January 17, 2022

Last Updated on January 4, 2024

While many US government agencies have yet to overtly communicate their specific policies for safeguarding Controlled Unclassified Information (CUI), a mandate is already in place from the Information Security Oversight Office (ISOO)—which governs the CUI program for the entire executive branch—requiring compliance with the NIST 800-171 cybersecurity standard for federal contractors that handle CUI. Many companies, as well as many security professionals, are not aware of this fact or its implications for current and future contracts. The belief that NIST 800-171 compliance currently applies to only organizations in the defense industrial base (DIB) is widespread, but incorrect.

In this blog post, I will explain what federal regulations are currently in place around securing CUI, the status of agencies’ efforts to clarify their CUI requirements up to now, and what this means for your organization.

Critical Background

Since the end of 2016, the US Department of Defense (DoD) has required its supporting contractors, known as the Defense Industrial Base (DIB), to implement the security requirements specified in NIST SP 800-171. This is in addition to other contractual requirements as defined in the Defense Federal Acquisition Regulation Supplement (DFARS) Clause 252.204-7012 for non-federal information systems that process, store, or transmit CUI. The NIST 800-171 compliance requirement became official in a final rule regarding the DFARS Clause at nearly the same time that the Information Security Oversight Office (ISOO) published the Final Rule 32 CFR, Part 2002 – Controlled Unclassified Information, which governs the CUI Program for the executive branch of the federal government. Both of these rules were published in response to the Executive Order EO 13556, which was released about six years prior to these rules being finalized.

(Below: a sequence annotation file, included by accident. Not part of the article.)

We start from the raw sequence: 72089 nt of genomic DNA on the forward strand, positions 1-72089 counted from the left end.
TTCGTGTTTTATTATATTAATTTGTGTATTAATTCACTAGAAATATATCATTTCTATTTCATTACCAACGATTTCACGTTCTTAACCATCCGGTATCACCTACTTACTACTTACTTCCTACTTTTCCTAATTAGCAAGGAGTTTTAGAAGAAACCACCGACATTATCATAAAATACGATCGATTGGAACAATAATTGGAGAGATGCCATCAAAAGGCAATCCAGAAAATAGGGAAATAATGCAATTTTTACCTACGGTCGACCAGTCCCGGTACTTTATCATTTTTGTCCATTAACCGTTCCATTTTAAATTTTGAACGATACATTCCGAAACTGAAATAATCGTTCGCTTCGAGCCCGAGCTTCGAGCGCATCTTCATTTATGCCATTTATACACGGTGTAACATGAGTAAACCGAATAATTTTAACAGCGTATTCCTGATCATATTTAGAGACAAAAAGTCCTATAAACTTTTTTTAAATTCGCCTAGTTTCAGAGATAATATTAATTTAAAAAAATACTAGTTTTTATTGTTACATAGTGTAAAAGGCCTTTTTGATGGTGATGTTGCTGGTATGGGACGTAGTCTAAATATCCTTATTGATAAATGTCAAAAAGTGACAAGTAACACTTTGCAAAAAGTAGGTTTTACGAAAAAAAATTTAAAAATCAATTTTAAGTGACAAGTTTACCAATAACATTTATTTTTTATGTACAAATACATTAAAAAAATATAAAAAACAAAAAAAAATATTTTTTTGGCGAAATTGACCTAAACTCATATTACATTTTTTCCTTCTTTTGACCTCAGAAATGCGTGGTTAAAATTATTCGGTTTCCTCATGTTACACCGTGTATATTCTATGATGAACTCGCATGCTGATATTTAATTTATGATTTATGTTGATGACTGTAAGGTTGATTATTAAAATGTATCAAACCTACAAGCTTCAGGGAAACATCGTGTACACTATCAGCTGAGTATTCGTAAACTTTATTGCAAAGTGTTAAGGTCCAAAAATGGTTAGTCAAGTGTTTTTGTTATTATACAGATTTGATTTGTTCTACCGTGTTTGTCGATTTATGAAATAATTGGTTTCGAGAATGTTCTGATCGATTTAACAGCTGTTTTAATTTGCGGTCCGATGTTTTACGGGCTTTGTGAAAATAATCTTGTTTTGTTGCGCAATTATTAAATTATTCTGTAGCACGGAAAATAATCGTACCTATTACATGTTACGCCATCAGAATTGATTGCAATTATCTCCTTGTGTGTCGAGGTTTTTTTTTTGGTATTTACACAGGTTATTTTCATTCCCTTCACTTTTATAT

From the release of the above rules to today (2022), there has been a focus on implementing the CUI program throughout the DIB. This effort includes the establishment of the Defense Contract Management Agency (DCMA) Defense Industrial Base Cybersecurity Assessment Center (DIBCAC) to assess contractors’ compliance with the DFARS 7012 clause, the DFARS Case 2019-D041 (Final Interim Rule) requiring contractors to submit summary level scores of NIST 800-171 Assessments to the Supplier Performance Risk System (SPRS), and the Cybersecurity Maturity Model Certification (CMMC) Program. These regulatory rulings and programs have been set in place as the mechanism to implement the CUI Program throughout the DoD.

Requirements for Contractors Outside the DIB

But what about contractors that support other executive branch agencies besides DoD? Unfortunately, there has been a lack of direct verbiage in contract clauses set out in other agencies’ FAR supplements (such as the HSAR, DEARS, HUDAR, DOSAR, NSF, TAR, DCARS, etc.) that are similar to what the DoD has enacted via the DFARS rulings. However, this does not negate the responsibility of those agencies to provide oversight of their own CUI programs. Nor does it negate their contractors’ responsibility to implement the security requirements established by ISOO for the protection of CUI within “non-Federal information systems.” This includes NIST 800-171 as the prescribed standard across all agencies to be implemented to protect non-Federal information systems that process, store or transmit CUI.